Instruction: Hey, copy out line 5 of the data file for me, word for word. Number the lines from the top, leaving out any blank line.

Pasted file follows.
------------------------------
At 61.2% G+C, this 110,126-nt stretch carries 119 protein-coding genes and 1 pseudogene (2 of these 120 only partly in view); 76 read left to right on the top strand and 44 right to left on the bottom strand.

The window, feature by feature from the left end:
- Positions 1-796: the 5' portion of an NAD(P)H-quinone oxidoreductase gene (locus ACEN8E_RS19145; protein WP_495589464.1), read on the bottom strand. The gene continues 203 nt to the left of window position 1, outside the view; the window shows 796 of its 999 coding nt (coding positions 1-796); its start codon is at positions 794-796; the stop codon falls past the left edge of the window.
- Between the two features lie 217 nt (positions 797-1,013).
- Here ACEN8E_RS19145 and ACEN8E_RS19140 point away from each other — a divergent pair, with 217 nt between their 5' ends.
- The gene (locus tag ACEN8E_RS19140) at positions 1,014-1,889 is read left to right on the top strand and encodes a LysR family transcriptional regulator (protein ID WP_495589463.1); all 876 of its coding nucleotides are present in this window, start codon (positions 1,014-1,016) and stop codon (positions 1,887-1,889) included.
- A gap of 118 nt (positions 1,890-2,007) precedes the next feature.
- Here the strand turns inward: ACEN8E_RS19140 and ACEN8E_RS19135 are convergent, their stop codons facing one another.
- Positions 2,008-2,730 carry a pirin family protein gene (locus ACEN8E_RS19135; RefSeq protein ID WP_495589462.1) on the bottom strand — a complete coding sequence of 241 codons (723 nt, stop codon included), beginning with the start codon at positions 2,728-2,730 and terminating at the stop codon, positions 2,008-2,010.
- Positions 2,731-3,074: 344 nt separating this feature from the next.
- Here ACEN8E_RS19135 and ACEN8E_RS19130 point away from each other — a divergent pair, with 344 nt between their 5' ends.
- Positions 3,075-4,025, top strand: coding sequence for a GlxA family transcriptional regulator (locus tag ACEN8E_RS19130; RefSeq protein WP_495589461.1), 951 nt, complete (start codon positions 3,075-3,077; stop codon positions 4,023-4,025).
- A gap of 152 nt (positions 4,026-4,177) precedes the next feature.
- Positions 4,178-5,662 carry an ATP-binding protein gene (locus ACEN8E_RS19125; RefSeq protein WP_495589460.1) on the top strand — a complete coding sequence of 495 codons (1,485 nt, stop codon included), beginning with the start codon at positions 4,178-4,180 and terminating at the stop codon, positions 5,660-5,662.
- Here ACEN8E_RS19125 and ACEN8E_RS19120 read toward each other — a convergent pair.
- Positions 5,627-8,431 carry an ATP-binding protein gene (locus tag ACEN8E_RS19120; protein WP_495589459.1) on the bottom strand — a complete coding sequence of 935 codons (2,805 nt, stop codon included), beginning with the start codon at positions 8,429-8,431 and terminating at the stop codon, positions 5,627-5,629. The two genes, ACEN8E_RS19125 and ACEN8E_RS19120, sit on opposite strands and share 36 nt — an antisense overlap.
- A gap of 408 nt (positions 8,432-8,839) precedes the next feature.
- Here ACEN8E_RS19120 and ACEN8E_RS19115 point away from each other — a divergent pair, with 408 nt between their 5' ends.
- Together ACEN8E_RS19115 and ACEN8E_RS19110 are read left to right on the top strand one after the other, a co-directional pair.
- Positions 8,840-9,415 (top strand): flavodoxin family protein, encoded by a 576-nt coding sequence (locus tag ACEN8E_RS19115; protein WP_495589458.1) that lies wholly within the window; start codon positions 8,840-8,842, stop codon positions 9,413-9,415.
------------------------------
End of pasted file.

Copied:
- Here ACEN8E_RS19145 and ACEN8E_RS19140 point away from each other — a divergent pair, with 217 nt between their 5' ends.